This weekend, I had the pleasure of coming in last place at the Sheep Mountain 50 mile! (And no, I'm not being sarcastic.)
I have run very minimal this year and been dedicating time to so many other fun things in life. Sherpa John, the race director of the Sheep Mountain 50 mile, invited me to run and I just couldn't say no. Against better judgement, I set off on this extremely difficult 50 mile course from Fairplay, Colorado.
|Sheep Mountain 50 mile race start, 6am. Fairplay, CO|
|Above treeline toward Brown's Pass. An extremely difficult terrain at high elevation.|
The elevation was about 10,000ft for a majority of the day. The course was extremely rocky and seemed to go uphill in every direction. Knowing I was completely untrained for this, I started the run at a very comfortable pace and stayed focused on hydrating and eating well. I was definitely feeling pretty waisted by mile 20. I tapped into areas of my brain that remind me "not to think" too much and I continued from mile 20 toward the next aid station.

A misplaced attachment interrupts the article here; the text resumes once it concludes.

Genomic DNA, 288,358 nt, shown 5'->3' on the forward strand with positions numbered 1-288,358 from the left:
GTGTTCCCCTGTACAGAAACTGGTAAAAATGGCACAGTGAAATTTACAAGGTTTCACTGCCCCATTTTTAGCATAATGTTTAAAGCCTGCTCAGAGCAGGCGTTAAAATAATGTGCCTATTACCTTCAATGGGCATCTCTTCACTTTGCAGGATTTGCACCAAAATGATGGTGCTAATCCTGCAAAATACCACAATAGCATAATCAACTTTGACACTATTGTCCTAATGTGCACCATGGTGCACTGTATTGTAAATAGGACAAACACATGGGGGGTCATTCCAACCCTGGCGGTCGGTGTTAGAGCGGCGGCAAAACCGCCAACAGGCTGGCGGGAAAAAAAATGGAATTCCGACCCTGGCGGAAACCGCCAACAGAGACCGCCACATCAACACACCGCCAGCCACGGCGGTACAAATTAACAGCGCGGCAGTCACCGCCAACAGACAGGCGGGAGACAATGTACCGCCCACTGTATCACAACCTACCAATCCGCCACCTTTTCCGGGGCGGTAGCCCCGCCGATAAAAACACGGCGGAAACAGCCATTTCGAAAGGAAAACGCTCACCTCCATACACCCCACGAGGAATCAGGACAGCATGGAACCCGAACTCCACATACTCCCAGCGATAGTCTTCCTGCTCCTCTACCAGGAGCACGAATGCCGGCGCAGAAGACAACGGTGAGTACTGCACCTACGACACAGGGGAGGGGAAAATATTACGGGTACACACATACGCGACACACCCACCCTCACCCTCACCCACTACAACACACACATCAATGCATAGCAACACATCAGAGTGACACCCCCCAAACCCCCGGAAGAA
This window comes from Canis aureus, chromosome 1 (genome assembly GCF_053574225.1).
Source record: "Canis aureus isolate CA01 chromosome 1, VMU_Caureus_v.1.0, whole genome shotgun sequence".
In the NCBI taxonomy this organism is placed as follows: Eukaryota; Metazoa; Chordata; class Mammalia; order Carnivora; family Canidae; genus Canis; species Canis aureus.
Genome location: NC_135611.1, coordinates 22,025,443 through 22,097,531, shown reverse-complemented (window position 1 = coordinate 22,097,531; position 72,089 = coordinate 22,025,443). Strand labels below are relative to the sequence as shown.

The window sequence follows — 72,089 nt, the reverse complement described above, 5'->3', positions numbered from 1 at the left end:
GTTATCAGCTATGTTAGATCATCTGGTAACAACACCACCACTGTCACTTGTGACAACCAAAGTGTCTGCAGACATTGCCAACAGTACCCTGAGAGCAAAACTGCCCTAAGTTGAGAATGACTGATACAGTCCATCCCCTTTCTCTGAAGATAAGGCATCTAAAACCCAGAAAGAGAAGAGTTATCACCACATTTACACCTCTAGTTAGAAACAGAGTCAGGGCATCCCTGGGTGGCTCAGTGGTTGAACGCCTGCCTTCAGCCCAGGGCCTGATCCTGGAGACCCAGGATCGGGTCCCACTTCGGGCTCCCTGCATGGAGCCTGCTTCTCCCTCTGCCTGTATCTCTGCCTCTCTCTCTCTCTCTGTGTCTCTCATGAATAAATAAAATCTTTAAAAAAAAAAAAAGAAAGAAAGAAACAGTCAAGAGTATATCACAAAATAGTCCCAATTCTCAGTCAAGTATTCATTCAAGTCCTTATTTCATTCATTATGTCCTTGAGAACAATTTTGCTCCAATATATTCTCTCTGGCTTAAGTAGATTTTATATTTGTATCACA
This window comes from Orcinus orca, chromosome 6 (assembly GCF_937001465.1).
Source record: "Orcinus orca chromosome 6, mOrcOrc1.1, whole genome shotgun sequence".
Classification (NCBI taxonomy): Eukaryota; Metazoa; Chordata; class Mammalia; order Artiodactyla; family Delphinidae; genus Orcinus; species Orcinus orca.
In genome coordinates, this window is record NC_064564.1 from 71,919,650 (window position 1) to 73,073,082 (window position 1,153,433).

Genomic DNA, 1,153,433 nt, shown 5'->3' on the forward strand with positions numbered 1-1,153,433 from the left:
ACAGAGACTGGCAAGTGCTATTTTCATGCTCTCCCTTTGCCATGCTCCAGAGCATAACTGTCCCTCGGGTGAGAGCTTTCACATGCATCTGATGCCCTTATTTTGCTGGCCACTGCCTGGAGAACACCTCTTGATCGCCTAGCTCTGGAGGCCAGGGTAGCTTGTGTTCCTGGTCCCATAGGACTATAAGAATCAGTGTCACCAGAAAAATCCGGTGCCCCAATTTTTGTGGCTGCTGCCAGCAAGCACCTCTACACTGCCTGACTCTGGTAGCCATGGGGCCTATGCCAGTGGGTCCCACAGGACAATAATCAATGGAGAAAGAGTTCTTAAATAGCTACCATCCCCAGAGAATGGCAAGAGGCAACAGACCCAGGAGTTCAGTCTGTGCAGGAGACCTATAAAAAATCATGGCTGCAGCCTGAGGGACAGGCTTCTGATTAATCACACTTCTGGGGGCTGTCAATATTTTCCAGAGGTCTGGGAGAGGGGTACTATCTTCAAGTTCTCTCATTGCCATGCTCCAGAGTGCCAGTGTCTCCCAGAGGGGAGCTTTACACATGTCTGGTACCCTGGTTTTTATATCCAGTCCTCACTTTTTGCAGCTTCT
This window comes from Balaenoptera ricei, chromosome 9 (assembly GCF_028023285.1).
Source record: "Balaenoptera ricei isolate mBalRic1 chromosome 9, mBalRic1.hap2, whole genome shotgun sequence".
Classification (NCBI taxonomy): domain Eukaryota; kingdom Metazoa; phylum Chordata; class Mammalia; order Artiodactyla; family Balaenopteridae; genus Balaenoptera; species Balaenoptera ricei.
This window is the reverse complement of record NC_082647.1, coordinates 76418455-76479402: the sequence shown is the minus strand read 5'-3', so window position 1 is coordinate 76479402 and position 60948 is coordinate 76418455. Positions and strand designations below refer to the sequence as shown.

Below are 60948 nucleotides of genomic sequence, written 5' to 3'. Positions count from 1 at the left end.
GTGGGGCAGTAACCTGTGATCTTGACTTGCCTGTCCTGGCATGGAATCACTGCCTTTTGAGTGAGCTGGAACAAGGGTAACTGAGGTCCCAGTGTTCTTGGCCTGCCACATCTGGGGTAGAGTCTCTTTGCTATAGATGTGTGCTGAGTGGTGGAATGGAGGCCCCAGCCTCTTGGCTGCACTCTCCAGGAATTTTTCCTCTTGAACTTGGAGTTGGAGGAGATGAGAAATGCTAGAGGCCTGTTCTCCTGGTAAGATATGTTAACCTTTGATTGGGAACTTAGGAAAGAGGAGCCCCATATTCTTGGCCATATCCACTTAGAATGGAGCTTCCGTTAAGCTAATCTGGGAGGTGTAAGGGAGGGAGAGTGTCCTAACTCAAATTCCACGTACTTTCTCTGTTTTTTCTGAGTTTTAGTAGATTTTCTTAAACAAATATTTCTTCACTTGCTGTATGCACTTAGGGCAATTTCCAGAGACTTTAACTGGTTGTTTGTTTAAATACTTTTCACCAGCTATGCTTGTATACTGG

I then found camaraderie with a few other runners...namely Sean Cook and Bernie Hohman. Both Sean and Bernie were running their first 50 mile race. Bernie was struggling and I suddenly found myself giving him some pointers, suggesting he push through the pain a bit and wait for his mental game to come back. In doing this, I was locking myself into doing the same thing. I had some thought about dropping due to a complete lack of training...but, after sharing all the positive energy I could with Bernie, I felt obligated to listen to my own advice and push on toward the finish.
|(left to right) Myself, Bernie, and Sean...approximately mile 40.|
|Jalen giving me his support in the last 7 miles.|
I enjoyed every step with Bernie and Sean. I felt purpose in helping them find the finish. Without them, I wouldn't have continued. They gave me purpose...a reason to finish.
In the final mile, I asked Sean and Bernie if I could be the last finisher. They asked why and I shared that many people thought of me only as a front-runner. I explained that my adventures in ultrarunning are much more meaningful to me than just racing and competing against others. It was special to me that we had worked together to find the finish. For these reasons, the finish line touched my heart again...and had new meaning.
|In the last 100yds before the finish, with Sean (left) and Bernie (right).|
Run long and prosper,